Tuesday, December 08, 2009

ATH: US Chances in South Africa

from the US National Team Players Association

Bradley And Capello On USA - England

US National Team Coach Bob Bradley: “It gives us a great opportunity to challenge ourselves in the first game. Believe me, we know that Algeria and Slovenia are very good teams and we have respect for what they accomplished. We’ll do our preparation and prepare our team. It's a four-year period of growing and we've played very tough teams along the way. We have the experience of the Confederations Cup. I think the final round of qualification in CONCACAF was a good challenge. I think these things work in a positive way to make sure that when we arrive here in June, everybody is ready to go.”

England Manager Fabio Capello: “Well, we played in Wembley last year in a friendly game, also against Slovenia, and they were both very good games. But I think the next game that we play here will be different. I know that the USA played here in June, played very well. I saw a lot of the games, saw them beat Spain, I do not think it will be an easy game. And another thing about the USA is that they will have more time to prepare and work hard.”

Early Scouting Group C

By Clemente Lisi -- World Cup draws have traditionally not been kind to the United States. That tradition (finally!) came to an end Friday in Cape Town.

Trying to predict which teams the US would be pitted against in the first round of next year’s World Cup was nearly impossible on the eve of the draw. What many expected was a tough group -- even “Group of Death” tough -- after the Americans were placed in Pot 2 on Wednesday by FIFA. That left the prospect of getting drawn into a group with seeded sides like Brazil or Italy and joined by a European team such as Portugal or France.

Instead, the US avoided a nightmare first round and ended up in Group C with the manageable trio of England, Algeria and Slovenia. This may be the most favorable draw the US has ever received at a World Cup and not getting to the second round will be seen as a lost opportunity.

Here is a quick look at the USA’s three opponents as the pundits spend the next six months picking apart the eight groups:


Landon Donovan faces a familiar face in Los Angeles Galaxy teammate David Beckham and against an England squad that is always considered one of the favorites to win it all. Perennial underachievers since lifting the World Cup at home 43 years ago, England are coached by former AC Milan and Real Madrid manager Fabio Capello. He is rightly considered one of the best in the World.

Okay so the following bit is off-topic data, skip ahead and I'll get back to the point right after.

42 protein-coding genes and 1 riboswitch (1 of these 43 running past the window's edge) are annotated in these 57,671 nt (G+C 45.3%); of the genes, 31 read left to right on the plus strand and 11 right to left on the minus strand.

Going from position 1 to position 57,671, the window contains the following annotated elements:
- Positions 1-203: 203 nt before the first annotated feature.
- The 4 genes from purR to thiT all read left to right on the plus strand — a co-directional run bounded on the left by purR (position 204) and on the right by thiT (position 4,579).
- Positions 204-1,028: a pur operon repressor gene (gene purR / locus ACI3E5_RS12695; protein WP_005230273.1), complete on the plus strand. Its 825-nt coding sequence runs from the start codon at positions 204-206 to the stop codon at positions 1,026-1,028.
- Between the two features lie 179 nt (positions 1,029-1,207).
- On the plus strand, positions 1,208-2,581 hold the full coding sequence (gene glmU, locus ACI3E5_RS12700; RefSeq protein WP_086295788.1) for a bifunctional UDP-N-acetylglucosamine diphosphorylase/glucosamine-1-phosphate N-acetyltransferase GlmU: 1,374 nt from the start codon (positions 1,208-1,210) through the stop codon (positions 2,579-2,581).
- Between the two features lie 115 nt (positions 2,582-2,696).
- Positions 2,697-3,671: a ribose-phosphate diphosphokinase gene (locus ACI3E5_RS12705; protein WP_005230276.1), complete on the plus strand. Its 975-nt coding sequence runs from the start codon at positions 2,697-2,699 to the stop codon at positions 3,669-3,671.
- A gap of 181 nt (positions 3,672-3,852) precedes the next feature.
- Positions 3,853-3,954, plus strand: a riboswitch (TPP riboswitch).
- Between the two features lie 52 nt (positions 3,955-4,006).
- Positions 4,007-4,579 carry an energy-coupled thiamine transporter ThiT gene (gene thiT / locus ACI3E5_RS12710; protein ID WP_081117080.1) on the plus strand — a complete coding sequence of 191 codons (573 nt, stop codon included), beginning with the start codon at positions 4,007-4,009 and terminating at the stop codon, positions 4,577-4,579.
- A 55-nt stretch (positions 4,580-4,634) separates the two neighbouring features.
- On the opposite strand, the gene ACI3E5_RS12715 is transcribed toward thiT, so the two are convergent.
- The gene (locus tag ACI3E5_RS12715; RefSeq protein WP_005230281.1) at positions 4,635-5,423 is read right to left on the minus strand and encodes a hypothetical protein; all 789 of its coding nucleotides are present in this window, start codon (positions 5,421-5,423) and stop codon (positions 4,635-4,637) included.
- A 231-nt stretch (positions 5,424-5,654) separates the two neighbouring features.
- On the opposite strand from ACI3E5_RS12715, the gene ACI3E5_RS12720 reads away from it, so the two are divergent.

The England players are very familiar to American fans of the Premier League – such as Liverpool’s Steven Gerrard, Manchester United’s Wayne Rooney and Chelsea’s Frank Lampard – and to a group of US players who play in England. Tim Howard knows these opponents from his weekly meetings against them with his club Everton. Ditto for Fulham’s Clint Dempsey and Hull City’s Jozy Altidore. The encounter could go either way and should make for a riveting opening game.

Way Too Early Prediction: USA 1 - England 1


Winners of a two-match playoff against Russia, the former Yugoslav republic were surprise qualifiers for the 2000 European Championship (after defeating Ukraine in a playoff) and 2002 World Cup (after defeating Romania in a playoff). A team that is no stranger to pulling upsets in qualifying, Slovenia has achieved little once it reaches major tournaments.

A well-organized squad that features a tenacious defense and counterattacking offensive skills, Slovenia is led by striker Milivoje Novakovic, who has scored 13 goals in 36 appearances. His five goals during 2010 Qualifying were key. This is a squad the US can beat and should beat if it hopes to earn a second round berth.

Way Too Early Prediction:

USA 3 - Slovenia 2


The North Africans survived a tough, one-game playoff against favorites Egypt to qualify for the finals. The weakest of the African teams to reach the World Cup, Algeria is another opponent the US can beat.

Leading the team are a group of English-based players: Portsmouth defender Nadir Belhadj, Hull City midfielder (and Altidore teammate) Kamel Ghilas, and Blackpool’s French-born striker Hameur Bouazza. The Algerians, accustomed to the heat, are at a notable disadvantage playing in the chilly South African winter. The Algerians qualified for the 1982 and 1986 World Cups – and both times they failed to get past the round-robin stage.

Way Too Early Prediction:

US 3 - Algeria 1

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